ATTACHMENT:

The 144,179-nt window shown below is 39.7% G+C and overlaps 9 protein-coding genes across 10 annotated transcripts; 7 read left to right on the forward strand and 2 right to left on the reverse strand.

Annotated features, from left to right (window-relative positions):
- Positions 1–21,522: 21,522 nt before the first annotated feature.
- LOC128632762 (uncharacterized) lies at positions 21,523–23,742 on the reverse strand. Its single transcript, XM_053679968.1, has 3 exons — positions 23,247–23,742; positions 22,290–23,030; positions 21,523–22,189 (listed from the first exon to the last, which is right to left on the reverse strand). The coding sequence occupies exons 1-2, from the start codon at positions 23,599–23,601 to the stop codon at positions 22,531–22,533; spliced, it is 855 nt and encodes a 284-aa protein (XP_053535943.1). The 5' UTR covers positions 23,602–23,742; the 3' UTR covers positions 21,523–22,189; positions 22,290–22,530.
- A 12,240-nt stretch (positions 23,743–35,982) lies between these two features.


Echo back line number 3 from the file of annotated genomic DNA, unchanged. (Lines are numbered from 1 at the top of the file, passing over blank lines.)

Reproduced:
- Positions 1–21,522: 21,522 nt before the first annotated feature.